Snow caves and igloos replaced warm homes while snow shoes took the place of more conventional foot wear for approximately 65 Boy Scouts last weekend as they made Hood River Meadows their overnight home. Called Camp Brrr — the name comes to you naturally after a while — the camp-out was the second annual winter trip for scouts from the Mid-Columbia. Too add to the setting, each troop designated their individual camp with a name that coincided with the scenery. Signs bearing names like “Polar Bear” or “Snow Cave” protruded from the snow at various locations.

This Friday is “kick-off” for the Hood River News’ annual subscription campaign. Sign-up period for all prospective sales kids starts today and continues through Saturday.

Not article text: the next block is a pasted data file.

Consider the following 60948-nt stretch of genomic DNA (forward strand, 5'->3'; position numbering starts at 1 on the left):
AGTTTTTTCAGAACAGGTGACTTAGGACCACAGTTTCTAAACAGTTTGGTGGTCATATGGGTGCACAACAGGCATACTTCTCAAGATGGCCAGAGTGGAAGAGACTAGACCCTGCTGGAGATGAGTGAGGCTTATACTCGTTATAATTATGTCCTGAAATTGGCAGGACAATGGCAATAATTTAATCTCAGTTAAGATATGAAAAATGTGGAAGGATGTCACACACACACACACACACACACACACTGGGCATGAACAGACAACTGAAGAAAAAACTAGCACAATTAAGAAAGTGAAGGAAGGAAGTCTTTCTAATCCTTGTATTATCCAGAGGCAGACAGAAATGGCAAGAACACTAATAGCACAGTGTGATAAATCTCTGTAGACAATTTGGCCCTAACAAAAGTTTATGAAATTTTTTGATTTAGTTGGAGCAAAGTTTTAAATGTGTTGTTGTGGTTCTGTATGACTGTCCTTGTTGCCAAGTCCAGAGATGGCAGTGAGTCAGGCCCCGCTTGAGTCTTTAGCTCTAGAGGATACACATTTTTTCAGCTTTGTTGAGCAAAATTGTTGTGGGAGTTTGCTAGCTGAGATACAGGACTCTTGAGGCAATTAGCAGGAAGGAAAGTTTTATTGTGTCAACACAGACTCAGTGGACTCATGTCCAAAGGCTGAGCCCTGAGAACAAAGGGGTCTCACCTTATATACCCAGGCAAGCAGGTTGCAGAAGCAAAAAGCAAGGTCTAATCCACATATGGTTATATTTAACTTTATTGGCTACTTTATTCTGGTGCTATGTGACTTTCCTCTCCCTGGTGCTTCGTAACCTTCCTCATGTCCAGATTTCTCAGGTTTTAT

1985 — 30 years ago

Hood River port commissioners are finding the days not long enough as they pursue the port’s interests in many directions. The massive Diamond project, the possible purchase of the Mt. Hood Railway, Wells Island development and a number of smaller projects are all underway and require attention.

Dr. Tina Castañares, M.D., will formally open a general practice in the offices of Dr. W.T. Edmundson starting Feb. 25. She arrived here in October, and established residence here permanently late in January. While she’ll share offices and staff with Dr. Edmundson, she will maintain a separate practice. While she is not the first woman doctor in this area, she may become the first to open a regularly established office practice here.

1995 — 20 years ago